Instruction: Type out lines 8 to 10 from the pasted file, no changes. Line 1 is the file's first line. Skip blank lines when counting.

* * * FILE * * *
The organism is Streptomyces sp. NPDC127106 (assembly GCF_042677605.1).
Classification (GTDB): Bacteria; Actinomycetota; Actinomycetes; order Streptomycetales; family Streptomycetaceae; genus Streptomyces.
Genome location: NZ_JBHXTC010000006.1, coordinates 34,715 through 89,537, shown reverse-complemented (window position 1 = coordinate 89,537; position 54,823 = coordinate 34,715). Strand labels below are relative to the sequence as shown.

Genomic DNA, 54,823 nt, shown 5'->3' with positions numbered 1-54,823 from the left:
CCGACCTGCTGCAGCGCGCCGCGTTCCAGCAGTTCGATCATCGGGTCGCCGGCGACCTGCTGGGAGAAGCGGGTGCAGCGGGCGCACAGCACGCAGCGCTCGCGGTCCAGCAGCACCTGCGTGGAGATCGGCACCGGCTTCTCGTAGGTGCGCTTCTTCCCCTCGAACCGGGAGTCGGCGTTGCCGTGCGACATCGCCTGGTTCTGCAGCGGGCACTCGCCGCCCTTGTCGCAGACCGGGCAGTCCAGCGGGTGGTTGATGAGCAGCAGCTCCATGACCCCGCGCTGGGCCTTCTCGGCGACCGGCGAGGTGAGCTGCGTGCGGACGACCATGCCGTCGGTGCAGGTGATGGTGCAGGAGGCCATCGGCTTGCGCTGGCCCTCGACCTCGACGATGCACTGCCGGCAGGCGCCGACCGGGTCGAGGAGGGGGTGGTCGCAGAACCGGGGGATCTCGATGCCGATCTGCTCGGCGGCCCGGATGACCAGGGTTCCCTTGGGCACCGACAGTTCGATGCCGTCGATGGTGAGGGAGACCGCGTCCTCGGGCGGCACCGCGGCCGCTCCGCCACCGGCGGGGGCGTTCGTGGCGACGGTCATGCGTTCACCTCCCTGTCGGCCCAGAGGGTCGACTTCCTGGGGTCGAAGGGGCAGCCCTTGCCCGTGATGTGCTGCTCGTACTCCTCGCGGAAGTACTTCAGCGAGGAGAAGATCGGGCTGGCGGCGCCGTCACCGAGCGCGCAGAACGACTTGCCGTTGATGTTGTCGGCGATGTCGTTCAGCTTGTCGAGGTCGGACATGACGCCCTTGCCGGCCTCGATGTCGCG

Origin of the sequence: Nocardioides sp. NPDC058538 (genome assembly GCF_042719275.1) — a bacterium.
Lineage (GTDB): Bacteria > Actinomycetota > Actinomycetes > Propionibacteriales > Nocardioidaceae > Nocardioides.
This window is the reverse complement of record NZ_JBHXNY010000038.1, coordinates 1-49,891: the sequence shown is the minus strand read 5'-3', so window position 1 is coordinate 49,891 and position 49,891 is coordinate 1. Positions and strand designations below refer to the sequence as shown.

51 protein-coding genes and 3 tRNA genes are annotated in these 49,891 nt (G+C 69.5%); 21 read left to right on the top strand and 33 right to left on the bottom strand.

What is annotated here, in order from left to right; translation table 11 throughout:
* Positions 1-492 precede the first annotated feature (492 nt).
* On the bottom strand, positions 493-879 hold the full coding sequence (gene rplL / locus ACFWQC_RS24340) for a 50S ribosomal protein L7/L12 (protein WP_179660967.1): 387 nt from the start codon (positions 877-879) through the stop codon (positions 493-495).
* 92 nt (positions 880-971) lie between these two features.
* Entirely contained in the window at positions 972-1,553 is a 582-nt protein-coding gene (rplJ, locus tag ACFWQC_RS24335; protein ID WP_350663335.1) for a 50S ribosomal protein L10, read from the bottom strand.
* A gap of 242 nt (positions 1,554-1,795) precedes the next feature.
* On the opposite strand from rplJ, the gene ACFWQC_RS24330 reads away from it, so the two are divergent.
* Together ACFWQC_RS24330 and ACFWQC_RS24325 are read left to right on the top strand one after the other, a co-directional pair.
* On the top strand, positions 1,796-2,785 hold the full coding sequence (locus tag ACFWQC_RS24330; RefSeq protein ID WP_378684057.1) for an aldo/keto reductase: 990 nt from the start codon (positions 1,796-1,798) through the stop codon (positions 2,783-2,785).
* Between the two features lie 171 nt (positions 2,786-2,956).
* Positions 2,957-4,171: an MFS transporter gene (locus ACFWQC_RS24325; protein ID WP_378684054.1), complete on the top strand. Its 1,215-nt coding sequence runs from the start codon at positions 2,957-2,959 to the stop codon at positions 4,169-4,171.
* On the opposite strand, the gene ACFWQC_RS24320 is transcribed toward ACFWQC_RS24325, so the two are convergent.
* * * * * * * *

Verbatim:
This window is the reverse complement of record NZ_JBHXNY010000038.1, coordinates 1-49,891: the sequence shown is the minus strand read 5'-3', so window position 1 is coordinate 49,891 and position 49,891 is coordinate 1. Positions and strand designations below refer to the sequence as shown.

51 protein-coding genes and 3 tRNA genes are annotated in these 49,891 nt (G+C 69.5%); 21 read left to right on the top strand and 33 right to left on the bottom strand.

What is annotated here, in order from left to right; translation table 11 throughout: